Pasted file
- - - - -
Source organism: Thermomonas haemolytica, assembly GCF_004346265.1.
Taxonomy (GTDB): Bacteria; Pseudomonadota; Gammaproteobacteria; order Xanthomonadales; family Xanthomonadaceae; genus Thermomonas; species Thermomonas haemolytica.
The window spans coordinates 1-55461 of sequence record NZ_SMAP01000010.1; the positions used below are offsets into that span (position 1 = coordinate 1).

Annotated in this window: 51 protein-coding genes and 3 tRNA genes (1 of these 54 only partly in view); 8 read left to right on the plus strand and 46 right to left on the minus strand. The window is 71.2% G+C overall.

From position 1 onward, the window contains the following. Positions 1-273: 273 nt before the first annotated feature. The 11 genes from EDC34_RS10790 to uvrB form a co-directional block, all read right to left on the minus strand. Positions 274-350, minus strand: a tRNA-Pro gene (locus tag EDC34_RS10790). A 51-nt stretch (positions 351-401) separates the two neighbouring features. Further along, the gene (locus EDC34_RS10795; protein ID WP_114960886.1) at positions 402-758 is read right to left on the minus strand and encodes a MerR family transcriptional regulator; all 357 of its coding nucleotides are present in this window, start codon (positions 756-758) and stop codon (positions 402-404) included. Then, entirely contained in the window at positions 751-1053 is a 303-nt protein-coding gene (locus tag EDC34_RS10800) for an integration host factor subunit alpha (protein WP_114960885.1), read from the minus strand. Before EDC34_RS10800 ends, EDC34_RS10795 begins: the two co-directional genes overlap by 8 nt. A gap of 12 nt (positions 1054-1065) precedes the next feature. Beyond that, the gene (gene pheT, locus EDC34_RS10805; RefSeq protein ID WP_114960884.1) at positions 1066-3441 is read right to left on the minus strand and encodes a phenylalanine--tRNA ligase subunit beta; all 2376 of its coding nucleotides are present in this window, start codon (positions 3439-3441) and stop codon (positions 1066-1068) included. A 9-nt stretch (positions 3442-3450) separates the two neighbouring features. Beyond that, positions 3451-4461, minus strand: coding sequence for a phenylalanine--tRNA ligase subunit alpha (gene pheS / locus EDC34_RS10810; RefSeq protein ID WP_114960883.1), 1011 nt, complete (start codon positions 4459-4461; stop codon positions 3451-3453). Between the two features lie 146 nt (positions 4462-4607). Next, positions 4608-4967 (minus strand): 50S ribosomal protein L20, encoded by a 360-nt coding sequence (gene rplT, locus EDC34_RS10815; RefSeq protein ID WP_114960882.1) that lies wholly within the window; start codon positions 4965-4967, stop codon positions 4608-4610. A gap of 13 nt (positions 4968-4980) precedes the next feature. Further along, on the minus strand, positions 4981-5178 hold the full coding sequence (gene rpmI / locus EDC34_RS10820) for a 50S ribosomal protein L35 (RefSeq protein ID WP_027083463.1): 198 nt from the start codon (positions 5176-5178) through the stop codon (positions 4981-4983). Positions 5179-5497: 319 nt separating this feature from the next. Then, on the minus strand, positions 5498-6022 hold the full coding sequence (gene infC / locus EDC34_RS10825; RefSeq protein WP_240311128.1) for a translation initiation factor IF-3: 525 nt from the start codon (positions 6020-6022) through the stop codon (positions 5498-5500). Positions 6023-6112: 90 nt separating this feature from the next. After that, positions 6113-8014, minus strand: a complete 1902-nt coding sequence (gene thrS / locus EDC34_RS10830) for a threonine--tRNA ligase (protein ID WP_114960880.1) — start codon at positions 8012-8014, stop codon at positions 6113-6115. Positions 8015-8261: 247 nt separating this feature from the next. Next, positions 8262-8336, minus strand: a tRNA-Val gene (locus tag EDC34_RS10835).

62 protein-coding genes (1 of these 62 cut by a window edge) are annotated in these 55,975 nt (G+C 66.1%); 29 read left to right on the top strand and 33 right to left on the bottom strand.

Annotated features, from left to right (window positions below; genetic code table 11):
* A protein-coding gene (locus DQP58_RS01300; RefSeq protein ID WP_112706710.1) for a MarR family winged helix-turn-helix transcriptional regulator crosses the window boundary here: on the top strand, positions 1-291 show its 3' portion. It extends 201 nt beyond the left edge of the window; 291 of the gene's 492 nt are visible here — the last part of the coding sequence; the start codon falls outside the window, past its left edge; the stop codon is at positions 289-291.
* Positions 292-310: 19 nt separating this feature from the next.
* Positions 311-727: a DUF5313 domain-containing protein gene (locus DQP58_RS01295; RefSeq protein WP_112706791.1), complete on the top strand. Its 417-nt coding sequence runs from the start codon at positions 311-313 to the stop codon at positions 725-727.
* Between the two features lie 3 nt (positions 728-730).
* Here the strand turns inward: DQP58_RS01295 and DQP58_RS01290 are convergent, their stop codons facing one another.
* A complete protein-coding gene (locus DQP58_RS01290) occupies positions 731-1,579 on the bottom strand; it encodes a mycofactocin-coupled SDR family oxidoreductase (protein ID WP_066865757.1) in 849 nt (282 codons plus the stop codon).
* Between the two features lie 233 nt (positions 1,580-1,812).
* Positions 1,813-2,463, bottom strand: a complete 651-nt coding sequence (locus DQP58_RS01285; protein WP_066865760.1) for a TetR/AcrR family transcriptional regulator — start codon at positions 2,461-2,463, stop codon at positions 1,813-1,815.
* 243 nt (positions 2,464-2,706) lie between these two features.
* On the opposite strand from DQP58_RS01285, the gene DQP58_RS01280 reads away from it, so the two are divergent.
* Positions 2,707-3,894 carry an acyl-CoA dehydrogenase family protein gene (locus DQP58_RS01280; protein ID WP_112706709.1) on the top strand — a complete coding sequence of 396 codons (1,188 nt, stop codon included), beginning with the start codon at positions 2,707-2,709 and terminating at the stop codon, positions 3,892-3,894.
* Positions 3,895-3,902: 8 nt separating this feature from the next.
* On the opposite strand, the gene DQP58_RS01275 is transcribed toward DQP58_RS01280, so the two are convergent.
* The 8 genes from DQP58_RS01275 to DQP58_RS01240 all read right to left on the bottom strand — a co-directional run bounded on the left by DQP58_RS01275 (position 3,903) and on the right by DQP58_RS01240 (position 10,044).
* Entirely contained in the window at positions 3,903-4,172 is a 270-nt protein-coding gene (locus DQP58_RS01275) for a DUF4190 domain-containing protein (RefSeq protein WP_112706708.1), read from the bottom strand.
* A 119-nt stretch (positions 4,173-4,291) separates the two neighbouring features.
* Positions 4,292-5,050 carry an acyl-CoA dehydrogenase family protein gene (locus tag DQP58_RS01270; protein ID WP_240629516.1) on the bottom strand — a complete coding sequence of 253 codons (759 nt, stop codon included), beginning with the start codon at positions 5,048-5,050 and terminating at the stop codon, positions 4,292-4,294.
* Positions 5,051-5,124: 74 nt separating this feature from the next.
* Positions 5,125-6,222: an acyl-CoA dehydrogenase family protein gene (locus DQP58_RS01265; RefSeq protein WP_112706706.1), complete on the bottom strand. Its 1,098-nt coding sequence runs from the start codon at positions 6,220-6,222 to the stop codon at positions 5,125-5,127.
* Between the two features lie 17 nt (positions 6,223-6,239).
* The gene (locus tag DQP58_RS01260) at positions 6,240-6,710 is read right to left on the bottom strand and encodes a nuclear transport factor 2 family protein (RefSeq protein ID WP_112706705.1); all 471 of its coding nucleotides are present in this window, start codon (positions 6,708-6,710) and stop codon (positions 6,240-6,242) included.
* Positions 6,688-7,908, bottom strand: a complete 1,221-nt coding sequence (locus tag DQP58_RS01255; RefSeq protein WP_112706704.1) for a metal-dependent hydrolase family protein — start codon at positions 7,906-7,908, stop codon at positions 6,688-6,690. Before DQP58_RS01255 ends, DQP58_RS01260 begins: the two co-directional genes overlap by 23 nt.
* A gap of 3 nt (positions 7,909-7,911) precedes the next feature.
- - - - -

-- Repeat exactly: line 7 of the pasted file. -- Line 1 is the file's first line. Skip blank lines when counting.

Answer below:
Annotated features, from left to right (window positions below; genetic code table 11):